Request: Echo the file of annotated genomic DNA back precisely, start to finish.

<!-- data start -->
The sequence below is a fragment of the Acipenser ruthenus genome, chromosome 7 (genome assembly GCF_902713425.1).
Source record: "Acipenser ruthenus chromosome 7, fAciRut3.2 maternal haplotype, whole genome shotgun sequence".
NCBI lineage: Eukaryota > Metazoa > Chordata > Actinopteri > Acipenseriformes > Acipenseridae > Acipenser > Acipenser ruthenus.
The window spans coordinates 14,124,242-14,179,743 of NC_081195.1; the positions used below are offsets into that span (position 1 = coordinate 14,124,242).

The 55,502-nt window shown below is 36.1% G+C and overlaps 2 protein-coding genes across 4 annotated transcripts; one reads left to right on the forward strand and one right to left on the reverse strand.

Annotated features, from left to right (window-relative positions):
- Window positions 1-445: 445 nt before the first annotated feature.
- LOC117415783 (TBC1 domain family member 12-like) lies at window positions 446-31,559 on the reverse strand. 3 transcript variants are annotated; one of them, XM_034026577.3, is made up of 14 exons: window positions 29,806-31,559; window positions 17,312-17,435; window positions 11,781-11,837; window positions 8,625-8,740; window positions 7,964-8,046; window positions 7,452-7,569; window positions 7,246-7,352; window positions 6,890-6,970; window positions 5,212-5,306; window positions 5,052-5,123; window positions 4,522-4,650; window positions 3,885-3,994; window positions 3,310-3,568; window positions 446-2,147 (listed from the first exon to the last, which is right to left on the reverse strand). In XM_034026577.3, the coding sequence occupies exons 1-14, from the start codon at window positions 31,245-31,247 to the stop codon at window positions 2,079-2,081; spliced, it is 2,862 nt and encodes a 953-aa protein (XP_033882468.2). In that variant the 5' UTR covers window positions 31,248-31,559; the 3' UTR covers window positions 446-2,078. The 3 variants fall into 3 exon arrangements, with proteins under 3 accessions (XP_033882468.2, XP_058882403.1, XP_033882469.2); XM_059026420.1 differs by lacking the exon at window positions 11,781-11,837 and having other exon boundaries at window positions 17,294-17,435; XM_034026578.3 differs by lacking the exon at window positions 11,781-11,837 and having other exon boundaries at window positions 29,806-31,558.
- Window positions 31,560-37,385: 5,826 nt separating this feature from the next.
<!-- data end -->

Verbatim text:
The sequence below is a fragment of the Acipenser ruthenus genome, chromosome 7 (genome assembly GCF_902713425.1).
Source record: "Acipenser ruthenus chromosome 7, fAciRut3.2 maternal haplotype, whole genome shotgun sequence".
NCBI lineage: Eukaryota > Metazoa > Chordata > Actinopteri > Acipenseriformes > Acipenseridae > Acipenser > Acipenser ruthenus.
The window spans coordinates 14,124,242-14,179,743 of NC_081195.1; the positions used below are offsets into that span (position 1 = coordinate 14,124,242).

The 55,502-nt window shown below is 36.1% G+C and overlaps 2 protein-coding genes across 4 annotated transcripts; one reads left to right on the forward strand and one right to left on the reverse strand.

Annotated features, from left to right (window-relative positions):
- Window positions 1-445: 445 nt before the first annotated feature.
- LOC117415783 (TBC1 domain family member 12-like) lies at window positions 446-31,559 on the reverse strand. 3 transcript variants are annotated; one of them, XM_034026577.3, is made up of 14 exons: window positions 29,806-31,559; window positions 17,312-17,435; window positions 11,781-11,837; window positions 8,625-8,740; window positions 7,964-8,046; window positions 7,452-7,569; window positions 7,246-7,352; window positions 6,890-6,970; window positions 5,212-5,306; window positions 5,052-5,123; window positions 4,522-4,650; window positions 3,885-3,994; window positions 3,310-3,568; window positions 446-2,147 (listed from the first exon to the last, which is right to left on the reverse strand). In XM_034026577.3, the coding sequence occupies exons 1-14, from the start codon at window positions 31,245-31,247 to the stop codon at window positions 2,079-2,081; spliced, it is 2,862 nt and encodes a 953-aa protein (XP_033882468.2). In that variant the 5' UTR covers window positions 31,248-31,559; the 3' UTR covers window positions 446-2,078. The 3 variants fall into 3 exon arrangements, with proteins under 3 accessions (XP_033882468.2, XP_058882403.1, XP_033882469.2); XM_059026420.1 differs by lacking the exon at window positions 11,781-11,837 and having other exon boundaries at window positions 17,294-17,435; XM_034026578.3 differs by lacking the exon at window positions 11,781-11,837 and having other exon boundaries at window positions 29,806-31,558.
- Window positions 31,560-37,385: 5,826 nt separating this feature from the next.